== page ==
May 24, 2013
May 22, 2013
They launched the 'Arab Spring' but now yearn for the good old days of a strongman
May 20, 2013
Richard A. Serrano: Is Meir Kahane's assassin now a changed man?
Genetic copies of living people from embryos no longer science fiction
Jewz in the Newz by Nate Bloom :
The Kosher Gourmet by Cathy Pollak:
Jews Inducted into Rock Hall of Fame; Anton Yelchin co-stars in New "Trek" film; Kutcher (but not Kunis) visits Israel; Jewish TV Star Praises Jewish Rap Star
WARNING: This WALNUT CAKE WITH PRALINE FROSTING, perfect for afternoon coffee, is addicting
May 13, 2013
Rabbi Nathan Lopes Cardozo: Why the giving of the document that would permanently change the world could only be done in desolation
David G. Savage:
Church-state, literally? Supreme Court weighing public school graduation in a church
May 10, 2013
Rabbi Berel Wein: Be all that you should be
May 8, 2013
Peter Ford: Why China is welcoming both Israel's Netanyahu and Palestinians' Abbas
Obama administration quietly backs out of appeal over new contraceptive mandate
At Kerry-Putin meeting, US-Russia relations thaw --- a tad
The Kosher Gourmet by Leela Cyd Ross :
Almost too pretty to eat, this colorful salad with Sicilian inspiration will tickle the taste buds and delight your visual sensibility
May 6, 2013
May 3, 2013
Kids, kittens the Same?
With employee perks at struggling Internet pioneer Yahoo! it's hard to tell
Artificial kidney offers hope to patients tethered to a dialysis machine
April 29, 2013
Poland's new Jewish museum celebrates life, doesn't revisit Holocaust
Terrorism in America: Is US missing a chance to learn from failed plots?
Boston Bomber's 'Svengali' Revealed
Tiny satellites + cellphones = cheaper 'eyes in the sky' for NASA
April 26, 2013
Clifford D. May:
Defense in the Age of Jihadist Terrorism
Sharon Palmer, R.D.:
How to feel your best -- with plenty of energy, a healthy weight and optimal mental and physical function -- without driving yourself batty
April 24, 2013
Jewish World Review
On Nutrition: Questions from readers
It's National Nutrition Month a campaign sponsored by the Academy of Nutrition and Dietetics to help us better informed food choices. This year's theme is "Get Your Plate in Shape" And as promised, here are some questions from readers:
"Help! Help! I do like to nibble at night and I don't know if that is good for me or not. Please write an article. I desperately need it." Madelon Z.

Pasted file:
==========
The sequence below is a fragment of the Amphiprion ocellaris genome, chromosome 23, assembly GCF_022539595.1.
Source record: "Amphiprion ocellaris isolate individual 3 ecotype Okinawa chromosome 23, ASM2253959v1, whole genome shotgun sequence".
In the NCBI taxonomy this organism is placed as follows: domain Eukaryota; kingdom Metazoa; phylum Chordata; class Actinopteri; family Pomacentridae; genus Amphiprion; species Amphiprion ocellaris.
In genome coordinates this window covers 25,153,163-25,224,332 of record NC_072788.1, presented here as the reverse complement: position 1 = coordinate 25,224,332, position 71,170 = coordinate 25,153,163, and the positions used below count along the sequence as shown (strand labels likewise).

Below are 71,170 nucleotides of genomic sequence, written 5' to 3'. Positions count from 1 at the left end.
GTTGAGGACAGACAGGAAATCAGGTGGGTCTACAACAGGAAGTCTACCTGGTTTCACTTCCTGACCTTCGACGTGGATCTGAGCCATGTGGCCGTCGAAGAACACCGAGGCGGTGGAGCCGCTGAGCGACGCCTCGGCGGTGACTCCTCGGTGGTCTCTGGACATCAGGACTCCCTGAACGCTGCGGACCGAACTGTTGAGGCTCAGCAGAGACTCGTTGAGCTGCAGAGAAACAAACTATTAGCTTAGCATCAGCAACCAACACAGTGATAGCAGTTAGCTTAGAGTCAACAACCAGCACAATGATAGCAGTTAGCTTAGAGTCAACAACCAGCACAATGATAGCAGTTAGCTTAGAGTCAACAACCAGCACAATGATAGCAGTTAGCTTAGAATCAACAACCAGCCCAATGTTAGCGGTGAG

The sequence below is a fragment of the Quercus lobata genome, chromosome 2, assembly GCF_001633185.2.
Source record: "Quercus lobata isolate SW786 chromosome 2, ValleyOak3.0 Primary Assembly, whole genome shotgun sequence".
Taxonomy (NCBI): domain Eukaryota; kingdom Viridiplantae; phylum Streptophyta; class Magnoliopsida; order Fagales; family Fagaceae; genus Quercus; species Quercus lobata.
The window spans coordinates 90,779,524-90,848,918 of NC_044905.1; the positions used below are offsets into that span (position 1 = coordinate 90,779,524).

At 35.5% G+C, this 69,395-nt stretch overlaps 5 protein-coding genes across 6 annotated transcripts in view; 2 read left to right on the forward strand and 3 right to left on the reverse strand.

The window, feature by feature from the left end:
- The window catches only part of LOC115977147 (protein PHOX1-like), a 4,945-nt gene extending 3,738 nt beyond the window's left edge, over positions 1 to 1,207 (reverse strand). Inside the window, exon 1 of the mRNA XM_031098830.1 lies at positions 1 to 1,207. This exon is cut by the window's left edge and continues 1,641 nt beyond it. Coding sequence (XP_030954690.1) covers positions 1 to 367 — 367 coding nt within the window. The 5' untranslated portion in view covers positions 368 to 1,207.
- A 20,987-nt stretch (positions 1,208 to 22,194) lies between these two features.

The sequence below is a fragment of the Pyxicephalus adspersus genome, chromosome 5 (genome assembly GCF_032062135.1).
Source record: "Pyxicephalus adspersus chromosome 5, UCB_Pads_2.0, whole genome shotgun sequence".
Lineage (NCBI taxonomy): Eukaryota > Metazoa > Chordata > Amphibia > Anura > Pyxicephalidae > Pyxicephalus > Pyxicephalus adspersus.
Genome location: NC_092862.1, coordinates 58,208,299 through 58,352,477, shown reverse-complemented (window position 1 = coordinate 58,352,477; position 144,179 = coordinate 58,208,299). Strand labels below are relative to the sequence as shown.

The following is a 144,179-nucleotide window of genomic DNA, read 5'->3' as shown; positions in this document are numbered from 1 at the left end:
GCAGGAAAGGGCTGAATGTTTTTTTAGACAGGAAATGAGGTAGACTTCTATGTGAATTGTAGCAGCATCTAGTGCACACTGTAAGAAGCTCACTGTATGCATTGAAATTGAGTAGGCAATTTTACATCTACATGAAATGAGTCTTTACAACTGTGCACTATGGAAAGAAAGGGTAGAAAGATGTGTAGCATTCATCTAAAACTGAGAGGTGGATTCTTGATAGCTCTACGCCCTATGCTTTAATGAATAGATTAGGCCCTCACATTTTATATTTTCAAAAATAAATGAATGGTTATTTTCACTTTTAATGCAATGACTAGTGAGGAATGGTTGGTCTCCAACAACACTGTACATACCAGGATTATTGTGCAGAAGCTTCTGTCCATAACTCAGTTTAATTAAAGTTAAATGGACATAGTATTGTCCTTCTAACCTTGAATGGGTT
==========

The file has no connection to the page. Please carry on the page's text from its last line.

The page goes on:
Night time nibbling may or may not be good for you. Are you nibbling on an apple or a half gallon of ice cream? A cup of tea and a cookie or a bag of tortilla chips and dip?
Are you nibbling because you are hungry? Or for emotional comfort? (A certain dietitian I know occasionally succumbs to M&M's while she writes her nutrition column.)
If you have the desire to eat because your stomach is empty, blame it on ghrelin a hormone that urges us to eat. Ghrelin can also make us feel hungry when we don't get enough sleep. So if you feel like late-night snacking, a path to beddy-bye might be more productive for your waistline than a trip to nibble-land.
"I just read your article on the benefits of tea in 'The Fayetteville (NC) Observer'. I would like to know if decaf tea has the same health benefits as caffeinated tea. Thank you for your help." Sandy W.
Many of tea's health benefits come from a class of naturally-occurring substances called "flavonoids," which are minimally affected by processing. According to the "USDA Database for the Flavonoid Content of Selected Foods" decaffeinated teas contain fewer of some types of flavonoids and more of others when compared to regular tea. So overall, decaf tea is still a good choice.
"Please comment on an article in the February issue of Bottom Line newsletter entitled, 'Put down that slice of bread!' It says whole wheat is bad for us and causes obesity, digestive diseases, arthritis, diabetes and heart disease. It's very confusing." Carolyn S.
No wonder you are confused. This article draws some pretty outlandish conclusions from the scientific research. Interesting that about the same time this article appeared in Bottom Line, the Harvard School of Public Health published an article entitled "Fiber: The Bottom Line." Harvard nutrition specialists conclude, "When you eat a healthy diet rich in whole grains, vegetables and fruit … you'll be lowering your risk of diabetes, heart disease, diverticulitis and constipation." They go on to recommend we "choose foods that list whole grains (like whole wheat and whole oats) as the first ingredient."
Other documented health benefits associated with eating foods made with whole grains include a reduced risk for stroke and type 2 diabetes. Whole grains have also been shown to help control weight and blood pressure, and reduce the risk for colorectal cancer.
Cynthia Harriman, Director of Food and Nutrition Strategies for the Whole Grains Council a non-profit consumer advocacy group invites us to visit http://www.wholegrainscouncil.org/whole-grains-101/what-are-the-health-benefits and review the evidence for ourselves.
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Comment by clicking here.
Barbara Quinn is a registered dietitian and certified diabetes educator at the Community Hospital of the Monterey Peninsula.
Beware of the hCG diet
• BR> • Diets that work
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• Terminology review
• Thoughts for the New Year
• Reasons to have a cup of tea
• What's new for 2012
• Applications for healthy living
• Clarifying organic terminology
• Facts about type 1 diabetes
• Myths and facts about diabetes
• Food Still Better Than Supplements
• Celiac questions
© 2011, The Monterey County Herald Distributed by McClatchy-Tribune Information Services
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